Seeing as it's been a few days since my last fishing session and with the weather being more settled for the next day or so I headed back to one the tannin streams again, mainly because the larger rivers were still running on the high side. One thing I was sure of was that the small stream I headed to would be at a nice wading height, the only problem would be the amount of trees that would be across the stream. A few weeks ago we had a massive storm in the area which brought down thousands of large trees in several areas across the state. A few of my favourite streams just happened to be in one of those areas that was severely hit by the 165kph winds. Anyway, by the time I parked the car and made my way to the river it was nearly mid-day by the time I hit the water.
with his $2000
On Monday 29 August, Scottsdale resident, Darryl Saunders' wife told him to go fishing. Darryl didn't need to be told twice, despite the threat of rain, it was a perfect fishing day in NE Tasmania.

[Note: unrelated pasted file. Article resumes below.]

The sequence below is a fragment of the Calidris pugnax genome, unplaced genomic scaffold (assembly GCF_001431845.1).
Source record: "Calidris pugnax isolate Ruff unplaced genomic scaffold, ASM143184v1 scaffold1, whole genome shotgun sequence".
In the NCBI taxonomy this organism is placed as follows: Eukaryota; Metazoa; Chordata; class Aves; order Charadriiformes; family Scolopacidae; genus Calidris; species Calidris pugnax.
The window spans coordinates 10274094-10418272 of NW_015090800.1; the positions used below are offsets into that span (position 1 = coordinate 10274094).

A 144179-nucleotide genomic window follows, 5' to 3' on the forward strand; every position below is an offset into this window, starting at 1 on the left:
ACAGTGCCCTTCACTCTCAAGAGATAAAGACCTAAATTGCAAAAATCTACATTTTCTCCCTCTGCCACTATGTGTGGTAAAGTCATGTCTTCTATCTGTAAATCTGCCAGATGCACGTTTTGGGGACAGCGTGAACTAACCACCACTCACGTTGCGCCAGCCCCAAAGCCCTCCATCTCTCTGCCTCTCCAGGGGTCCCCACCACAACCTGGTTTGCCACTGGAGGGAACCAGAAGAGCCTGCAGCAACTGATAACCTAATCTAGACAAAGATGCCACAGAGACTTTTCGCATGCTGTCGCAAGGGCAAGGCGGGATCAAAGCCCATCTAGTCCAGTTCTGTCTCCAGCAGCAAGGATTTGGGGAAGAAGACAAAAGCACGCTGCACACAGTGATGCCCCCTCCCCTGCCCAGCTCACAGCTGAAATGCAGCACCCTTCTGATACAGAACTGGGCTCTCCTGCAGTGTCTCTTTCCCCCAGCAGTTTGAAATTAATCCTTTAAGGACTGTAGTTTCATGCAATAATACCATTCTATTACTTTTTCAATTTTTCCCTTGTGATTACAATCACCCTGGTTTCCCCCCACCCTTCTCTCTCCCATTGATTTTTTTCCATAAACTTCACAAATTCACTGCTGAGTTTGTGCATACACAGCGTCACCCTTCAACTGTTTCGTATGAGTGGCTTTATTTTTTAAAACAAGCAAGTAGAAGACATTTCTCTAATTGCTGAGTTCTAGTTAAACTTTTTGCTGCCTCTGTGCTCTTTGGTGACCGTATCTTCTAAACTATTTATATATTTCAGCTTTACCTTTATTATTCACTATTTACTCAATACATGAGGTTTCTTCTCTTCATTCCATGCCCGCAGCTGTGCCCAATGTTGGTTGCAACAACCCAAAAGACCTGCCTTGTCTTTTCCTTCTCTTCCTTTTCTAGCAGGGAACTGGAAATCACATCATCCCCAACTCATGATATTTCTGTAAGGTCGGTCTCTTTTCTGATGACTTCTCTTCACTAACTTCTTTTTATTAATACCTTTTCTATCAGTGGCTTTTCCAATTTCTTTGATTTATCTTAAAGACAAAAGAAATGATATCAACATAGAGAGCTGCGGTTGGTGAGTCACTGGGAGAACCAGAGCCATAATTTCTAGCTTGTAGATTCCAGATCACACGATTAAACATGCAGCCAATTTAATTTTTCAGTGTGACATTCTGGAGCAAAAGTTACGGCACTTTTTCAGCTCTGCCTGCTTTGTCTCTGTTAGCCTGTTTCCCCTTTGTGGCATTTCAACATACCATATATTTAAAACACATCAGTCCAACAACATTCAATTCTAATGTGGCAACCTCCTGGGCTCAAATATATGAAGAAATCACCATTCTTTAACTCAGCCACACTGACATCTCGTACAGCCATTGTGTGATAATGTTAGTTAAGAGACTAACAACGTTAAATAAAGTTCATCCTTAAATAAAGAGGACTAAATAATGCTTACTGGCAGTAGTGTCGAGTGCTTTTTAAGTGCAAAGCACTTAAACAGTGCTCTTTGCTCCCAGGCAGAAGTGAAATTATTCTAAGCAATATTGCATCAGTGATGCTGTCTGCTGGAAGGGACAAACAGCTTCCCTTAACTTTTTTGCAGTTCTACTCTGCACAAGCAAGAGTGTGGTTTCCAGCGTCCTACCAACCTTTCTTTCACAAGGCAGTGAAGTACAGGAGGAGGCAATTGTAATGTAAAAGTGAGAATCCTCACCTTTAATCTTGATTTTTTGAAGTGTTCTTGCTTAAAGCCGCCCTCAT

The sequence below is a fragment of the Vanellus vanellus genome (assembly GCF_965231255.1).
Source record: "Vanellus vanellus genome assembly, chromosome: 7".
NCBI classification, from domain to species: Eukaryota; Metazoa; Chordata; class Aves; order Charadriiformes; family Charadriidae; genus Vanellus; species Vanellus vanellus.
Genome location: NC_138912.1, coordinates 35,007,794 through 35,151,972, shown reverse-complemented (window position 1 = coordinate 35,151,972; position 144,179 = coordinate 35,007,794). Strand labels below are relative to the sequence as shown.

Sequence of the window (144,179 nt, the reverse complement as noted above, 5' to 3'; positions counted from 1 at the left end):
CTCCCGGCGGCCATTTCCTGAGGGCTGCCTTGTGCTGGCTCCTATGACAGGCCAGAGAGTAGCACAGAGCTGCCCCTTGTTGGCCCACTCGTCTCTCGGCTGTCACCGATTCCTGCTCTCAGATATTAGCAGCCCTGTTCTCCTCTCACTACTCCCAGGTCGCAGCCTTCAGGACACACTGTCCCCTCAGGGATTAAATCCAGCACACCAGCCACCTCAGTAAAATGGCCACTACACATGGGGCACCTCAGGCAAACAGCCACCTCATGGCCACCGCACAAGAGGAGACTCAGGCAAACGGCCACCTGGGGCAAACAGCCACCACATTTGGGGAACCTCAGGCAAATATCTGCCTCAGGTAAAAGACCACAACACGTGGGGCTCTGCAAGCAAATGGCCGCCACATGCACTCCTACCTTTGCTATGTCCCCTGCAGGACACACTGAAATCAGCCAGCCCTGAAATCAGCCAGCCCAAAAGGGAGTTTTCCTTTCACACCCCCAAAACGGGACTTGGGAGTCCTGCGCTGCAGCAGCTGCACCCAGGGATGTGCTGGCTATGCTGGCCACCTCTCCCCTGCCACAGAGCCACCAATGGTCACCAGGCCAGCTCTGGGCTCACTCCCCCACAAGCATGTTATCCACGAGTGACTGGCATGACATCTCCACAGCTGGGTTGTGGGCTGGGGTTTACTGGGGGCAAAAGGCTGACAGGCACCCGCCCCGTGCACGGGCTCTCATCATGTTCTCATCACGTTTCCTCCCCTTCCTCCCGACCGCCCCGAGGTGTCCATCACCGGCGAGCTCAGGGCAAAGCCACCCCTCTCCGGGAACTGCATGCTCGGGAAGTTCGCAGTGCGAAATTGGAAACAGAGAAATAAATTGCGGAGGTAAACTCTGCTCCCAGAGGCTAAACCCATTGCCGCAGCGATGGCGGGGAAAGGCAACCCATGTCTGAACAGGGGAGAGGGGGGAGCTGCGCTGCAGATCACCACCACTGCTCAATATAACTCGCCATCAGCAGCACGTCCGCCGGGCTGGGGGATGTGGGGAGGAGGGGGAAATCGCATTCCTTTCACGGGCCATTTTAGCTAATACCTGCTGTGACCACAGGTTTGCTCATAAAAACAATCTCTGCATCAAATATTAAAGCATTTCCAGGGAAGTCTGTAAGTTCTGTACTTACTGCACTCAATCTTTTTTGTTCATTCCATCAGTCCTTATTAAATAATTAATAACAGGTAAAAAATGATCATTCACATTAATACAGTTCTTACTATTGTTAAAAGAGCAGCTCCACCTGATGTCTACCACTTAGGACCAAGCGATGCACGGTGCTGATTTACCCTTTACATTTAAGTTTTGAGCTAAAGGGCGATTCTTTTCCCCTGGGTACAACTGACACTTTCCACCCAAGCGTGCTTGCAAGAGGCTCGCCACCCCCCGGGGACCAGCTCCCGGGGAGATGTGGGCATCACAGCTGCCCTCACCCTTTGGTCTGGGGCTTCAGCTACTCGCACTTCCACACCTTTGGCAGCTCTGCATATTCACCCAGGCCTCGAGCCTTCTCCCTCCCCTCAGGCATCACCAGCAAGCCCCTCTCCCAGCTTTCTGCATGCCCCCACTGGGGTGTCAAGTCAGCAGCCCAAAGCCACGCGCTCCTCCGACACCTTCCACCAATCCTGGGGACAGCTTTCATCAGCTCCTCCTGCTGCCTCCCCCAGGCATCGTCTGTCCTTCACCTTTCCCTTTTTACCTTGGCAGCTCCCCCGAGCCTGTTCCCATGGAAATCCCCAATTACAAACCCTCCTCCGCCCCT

Darryl drove to Derby and wheeled his Hobie kayak, on a home made trolly using wheel chair wheels, along the gravel track into Briseis Mine Hole. Darryl has been haunting this popular fishing spot for the last twelve months trying to catch a winning tagged fish released as part of the Tasmanian Tagged Trout Promotion.
Launching at 8am Darryl quickly caught and released 4 rainbow trout and lost a couple more on an old green and gold Ashley lure from the bottom of his tackle box. Around 9am he hooked another fish. He saw that it was a brown trout with a tag below the dorsal fin. He lifted the fish from the water in the landing net and realised that he had caught a winning trout.
Darryl rang his wife to give her the good news.